Milliau Viaduct, highest vehicle bridge in the world

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You might think there’s nothing special about this bridge, and Milliau Viaduct is indeed one of the more common-looking bridges, but the mere fact that it’s slightly taller than the Eiffel Tower makes it special.

Opened to traffic in December of 2004, Milliau Viaduct holds the current record for the world’s tallest vehicular bridge in the world, standing at an amazing 343 meters in its highest point, which makes it only 38 meters shorter than the Empire State Building. The bridge is set in Milliau, France is a part of the A75-A71 autorute from Paris to Beziers and it most likely lose its position as highest bridge deck in the world, when Chenab Bridge is completed in 209, in India, so we thought we’d mention it until then.

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Horse training vehicle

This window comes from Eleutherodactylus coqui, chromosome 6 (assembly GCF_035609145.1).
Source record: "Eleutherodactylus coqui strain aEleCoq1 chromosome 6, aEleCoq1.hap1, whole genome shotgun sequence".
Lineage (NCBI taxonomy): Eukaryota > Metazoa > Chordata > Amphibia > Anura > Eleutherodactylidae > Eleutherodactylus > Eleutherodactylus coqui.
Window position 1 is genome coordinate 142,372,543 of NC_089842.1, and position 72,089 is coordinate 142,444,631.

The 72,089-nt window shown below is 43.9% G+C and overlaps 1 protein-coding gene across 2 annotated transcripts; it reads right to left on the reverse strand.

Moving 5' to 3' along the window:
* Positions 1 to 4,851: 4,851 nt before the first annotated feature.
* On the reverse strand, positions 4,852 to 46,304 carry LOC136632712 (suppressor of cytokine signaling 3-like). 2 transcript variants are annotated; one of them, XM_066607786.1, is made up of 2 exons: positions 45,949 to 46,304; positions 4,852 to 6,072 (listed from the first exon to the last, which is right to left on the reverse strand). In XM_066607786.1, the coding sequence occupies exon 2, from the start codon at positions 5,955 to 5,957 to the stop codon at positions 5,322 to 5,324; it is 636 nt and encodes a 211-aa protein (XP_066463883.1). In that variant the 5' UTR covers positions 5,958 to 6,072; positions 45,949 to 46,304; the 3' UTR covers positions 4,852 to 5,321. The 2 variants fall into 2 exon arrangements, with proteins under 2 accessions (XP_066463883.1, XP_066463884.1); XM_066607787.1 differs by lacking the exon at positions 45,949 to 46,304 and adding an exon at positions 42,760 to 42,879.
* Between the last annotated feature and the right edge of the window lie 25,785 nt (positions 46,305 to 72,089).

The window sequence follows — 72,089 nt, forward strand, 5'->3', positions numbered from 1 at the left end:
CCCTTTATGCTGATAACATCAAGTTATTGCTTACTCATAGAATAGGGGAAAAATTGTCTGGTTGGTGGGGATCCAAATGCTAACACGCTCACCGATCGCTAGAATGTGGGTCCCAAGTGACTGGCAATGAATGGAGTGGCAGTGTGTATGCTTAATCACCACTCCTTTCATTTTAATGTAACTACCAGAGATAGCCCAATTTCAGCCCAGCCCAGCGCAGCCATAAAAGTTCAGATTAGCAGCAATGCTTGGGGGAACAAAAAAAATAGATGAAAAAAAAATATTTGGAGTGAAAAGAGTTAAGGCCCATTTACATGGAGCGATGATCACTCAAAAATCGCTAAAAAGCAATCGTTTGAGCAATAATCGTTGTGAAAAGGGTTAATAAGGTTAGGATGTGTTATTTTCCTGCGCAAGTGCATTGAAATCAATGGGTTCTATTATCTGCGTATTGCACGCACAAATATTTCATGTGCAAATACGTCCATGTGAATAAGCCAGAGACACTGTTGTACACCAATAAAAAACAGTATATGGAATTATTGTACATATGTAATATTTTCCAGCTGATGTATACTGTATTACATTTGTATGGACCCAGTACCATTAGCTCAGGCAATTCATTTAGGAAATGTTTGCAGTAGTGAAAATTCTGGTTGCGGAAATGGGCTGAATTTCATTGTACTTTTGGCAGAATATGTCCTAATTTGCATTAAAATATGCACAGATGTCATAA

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This 4 tonnes vehicle was created by Roush Technologies and it specializes in racehorse and camel training.

It might look look just a big can, but this is a piece of high-tech machinery able to monitor racing animals at speeds of up to 60 miles per hour. The nameless vehicle has some kind of enclosure in front of it, resembling a horse starting stall, in which animals can walk and gallop while being monitored by veterinarians and racing experts. It has a centered seat for the driver and two more for a racing specialist and a veterinary expert. Onboard technologies include heart, oxygen, breathing and fitness monitoring to make sure they are in top shape for official races.

Personally I think it’s a stupid, worthless vehicle, but I guess there’s some serious money in races…

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The Circle Bicycle

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Here’s an idea of what to do when you have some broken bikes on your hand and you don’t want to get rid of them. This ingenious invention is made out of nine salvaged bicycles assembled in a carousel formation. The Circle Bike was created at USCB, it’s modular, it can be taken apart and reassembled and it is normally left in public places so different bike enthusiasts can take it for a ride.

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The Dynamic Tower of Dubai